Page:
Edo kaiseki Kinsaryu is called “Kinsaryori” and is said to have started around the Edo period. At the height of the Edo period, many cooking techniques were honed and passed down. Kinsaryu is a way of cooking for the tea ceremony. In addition to knife handling, attention to ingredients based on the season, and the presentation of the food, this school of cooking values the handling of the dishes and the manner in which they are served.

One of the feature classes at the school is the “dashi” cooking class. Naoyuki Yanagihara leads this class in English and shares with his students his knowledge and techniques regarding dashi such as the differences in the taste and aroma of the kelp depending on where it comes from and how to make katsuo shavings. 

At the end of the class, you will be able to sample the dashi and probably be surprised by its delicate taste. This is a class that you should take in order to learn the depth of dashi which is the essence of Japanese cuisine. Of course, if you wish, you may also request classes for other types of cooking.

 

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In Tune with Nature and Universe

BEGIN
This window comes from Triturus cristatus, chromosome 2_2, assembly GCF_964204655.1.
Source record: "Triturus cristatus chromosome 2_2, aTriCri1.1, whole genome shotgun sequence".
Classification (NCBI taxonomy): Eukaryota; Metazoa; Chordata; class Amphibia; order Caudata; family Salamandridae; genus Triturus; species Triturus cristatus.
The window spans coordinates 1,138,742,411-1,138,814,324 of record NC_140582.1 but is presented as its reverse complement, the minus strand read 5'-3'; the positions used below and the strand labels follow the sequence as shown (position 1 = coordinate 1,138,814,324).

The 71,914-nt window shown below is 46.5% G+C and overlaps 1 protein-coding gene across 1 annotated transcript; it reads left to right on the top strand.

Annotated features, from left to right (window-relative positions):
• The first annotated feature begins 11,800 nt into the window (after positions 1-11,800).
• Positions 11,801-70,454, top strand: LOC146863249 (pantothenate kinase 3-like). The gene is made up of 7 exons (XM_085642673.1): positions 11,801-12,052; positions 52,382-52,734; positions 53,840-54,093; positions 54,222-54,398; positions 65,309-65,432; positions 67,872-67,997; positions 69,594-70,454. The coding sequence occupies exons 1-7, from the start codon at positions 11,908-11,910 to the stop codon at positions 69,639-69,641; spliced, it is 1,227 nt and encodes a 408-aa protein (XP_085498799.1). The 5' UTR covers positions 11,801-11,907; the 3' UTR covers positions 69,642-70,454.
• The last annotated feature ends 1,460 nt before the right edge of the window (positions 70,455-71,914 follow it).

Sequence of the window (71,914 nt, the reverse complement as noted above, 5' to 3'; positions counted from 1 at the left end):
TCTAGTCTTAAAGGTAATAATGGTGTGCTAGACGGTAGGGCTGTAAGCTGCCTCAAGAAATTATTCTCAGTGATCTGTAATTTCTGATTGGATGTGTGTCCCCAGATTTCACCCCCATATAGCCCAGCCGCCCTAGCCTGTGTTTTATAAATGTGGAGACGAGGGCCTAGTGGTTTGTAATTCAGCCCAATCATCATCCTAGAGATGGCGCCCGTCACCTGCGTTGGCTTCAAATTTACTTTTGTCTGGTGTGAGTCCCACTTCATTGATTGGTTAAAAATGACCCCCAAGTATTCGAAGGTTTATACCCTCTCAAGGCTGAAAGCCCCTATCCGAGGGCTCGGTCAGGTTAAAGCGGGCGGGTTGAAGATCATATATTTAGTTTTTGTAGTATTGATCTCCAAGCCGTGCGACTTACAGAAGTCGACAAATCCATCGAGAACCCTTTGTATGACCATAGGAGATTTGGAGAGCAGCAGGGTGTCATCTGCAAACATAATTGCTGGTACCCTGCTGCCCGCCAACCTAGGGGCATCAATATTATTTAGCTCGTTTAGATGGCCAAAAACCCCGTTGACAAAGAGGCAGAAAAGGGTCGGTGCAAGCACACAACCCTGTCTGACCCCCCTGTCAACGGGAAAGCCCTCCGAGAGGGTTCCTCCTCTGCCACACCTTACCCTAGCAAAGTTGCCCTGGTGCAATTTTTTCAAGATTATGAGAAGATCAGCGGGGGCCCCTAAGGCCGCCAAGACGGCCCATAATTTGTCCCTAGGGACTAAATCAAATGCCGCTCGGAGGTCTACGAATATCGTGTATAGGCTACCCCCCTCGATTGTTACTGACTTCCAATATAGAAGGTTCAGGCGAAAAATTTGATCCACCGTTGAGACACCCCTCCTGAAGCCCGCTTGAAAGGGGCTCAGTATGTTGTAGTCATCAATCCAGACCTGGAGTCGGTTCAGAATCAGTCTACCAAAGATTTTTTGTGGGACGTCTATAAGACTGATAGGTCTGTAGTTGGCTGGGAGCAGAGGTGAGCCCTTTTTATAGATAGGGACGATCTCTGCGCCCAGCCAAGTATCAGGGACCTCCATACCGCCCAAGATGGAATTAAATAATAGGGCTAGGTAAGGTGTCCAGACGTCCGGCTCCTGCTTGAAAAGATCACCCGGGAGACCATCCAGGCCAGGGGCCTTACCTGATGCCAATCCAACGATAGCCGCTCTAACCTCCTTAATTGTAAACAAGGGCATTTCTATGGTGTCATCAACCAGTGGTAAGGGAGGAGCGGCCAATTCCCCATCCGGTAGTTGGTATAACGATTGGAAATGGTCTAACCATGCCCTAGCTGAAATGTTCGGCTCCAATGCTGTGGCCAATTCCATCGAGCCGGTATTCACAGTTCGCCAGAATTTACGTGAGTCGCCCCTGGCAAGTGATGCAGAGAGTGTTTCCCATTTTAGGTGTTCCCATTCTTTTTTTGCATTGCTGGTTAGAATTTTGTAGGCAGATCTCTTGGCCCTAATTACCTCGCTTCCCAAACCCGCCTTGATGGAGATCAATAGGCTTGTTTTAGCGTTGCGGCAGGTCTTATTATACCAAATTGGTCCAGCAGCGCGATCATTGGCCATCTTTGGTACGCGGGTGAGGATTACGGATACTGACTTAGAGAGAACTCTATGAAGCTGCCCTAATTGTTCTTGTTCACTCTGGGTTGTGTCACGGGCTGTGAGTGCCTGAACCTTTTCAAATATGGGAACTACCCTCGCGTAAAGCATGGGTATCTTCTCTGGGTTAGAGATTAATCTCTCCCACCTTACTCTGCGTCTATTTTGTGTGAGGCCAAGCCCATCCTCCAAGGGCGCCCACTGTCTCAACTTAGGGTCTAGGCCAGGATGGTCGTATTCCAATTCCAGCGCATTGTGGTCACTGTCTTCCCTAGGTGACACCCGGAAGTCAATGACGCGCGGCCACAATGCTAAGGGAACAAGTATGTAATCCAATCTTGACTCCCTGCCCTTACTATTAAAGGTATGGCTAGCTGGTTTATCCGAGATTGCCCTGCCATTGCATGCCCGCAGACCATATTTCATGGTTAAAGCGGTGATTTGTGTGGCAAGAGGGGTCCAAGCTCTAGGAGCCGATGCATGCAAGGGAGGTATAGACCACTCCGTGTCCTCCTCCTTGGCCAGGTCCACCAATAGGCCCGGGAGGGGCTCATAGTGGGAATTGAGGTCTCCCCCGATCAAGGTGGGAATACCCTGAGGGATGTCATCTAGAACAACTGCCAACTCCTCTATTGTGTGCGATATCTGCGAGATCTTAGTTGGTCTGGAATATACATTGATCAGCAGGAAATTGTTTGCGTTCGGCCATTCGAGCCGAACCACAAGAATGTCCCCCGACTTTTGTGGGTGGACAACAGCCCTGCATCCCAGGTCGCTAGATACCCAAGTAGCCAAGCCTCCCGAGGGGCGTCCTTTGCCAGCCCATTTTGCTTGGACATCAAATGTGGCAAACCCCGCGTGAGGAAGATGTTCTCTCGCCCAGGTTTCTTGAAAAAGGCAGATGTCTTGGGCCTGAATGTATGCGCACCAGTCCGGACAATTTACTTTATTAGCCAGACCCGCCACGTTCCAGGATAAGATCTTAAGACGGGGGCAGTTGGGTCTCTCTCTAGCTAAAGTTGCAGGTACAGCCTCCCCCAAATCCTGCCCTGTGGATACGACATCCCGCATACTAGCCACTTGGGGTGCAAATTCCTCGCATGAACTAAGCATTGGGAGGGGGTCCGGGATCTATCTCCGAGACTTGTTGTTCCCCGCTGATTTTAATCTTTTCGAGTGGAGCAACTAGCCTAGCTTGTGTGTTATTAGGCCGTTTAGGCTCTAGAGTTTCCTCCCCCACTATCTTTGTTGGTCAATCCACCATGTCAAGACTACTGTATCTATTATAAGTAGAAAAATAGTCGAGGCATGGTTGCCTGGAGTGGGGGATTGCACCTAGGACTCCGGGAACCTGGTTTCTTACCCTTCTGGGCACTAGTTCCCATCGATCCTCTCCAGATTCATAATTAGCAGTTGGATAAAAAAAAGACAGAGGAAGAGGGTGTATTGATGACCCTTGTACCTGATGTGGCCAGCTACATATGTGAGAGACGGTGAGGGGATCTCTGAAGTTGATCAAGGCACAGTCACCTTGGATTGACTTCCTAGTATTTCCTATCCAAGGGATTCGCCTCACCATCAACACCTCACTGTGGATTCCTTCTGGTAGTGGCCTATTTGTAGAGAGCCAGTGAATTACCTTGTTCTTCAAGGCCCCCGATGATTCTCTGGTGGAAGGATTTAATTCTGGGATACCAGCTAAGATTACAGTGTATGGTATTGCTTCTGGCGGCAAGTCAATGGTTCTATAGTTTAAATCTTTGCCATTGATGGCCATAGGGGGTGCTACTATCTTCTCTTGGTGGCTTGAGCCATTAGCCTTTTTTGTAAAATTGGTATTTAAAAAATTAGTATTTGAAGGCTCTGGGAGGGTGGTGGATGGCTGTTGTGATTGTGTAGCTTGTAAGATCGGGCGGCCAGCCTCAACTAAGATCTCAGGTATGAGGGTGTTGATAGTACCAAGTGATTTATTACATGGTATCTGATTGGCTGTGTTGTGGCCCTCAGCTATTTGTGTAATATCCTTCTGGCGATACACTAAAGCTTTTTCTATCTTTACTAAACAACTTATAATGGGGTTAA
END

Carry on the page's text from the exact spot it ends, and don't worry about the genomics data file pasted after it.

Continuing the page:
In Tune with Nature and Universe


Japan has a time-honored style of vegetarian/vegan-centric cooking known as Shojin-ryori. It is based on the Buddhist belief of non-violence to all living things, so meat and fish are not used. Also, vegetables such as green onions, garlic and ginger are not used as their strong odor is believed to cause negative states of mind. Shojin-ryori is divided into two types: the first type was created for Buddhist monks training at temples, and the second type was created for entertaining the writers and artists visiting the temples.

Daigo is a Michelin 2-star restaurant in Tokyo. It is run by the young, fourth generation restaurateur Mr. Yusuke Nomura, who is constantly taking on new challenges despite inheriting a restaurant with a long-standing tradition. Using his knowledge gained from training in the world of French cooking, he implements Western food presentation and always has over 100 wines on hand.

He demonstrates flexibility and ideas that are not bound by the conventions of Japanese cooking. The dishes Mr. Nomura prepares in accordance with the season are all fresh and beautiful. Even though his dishes are low in sodium, there is fullness of flavor and you will not be left unsatisfied.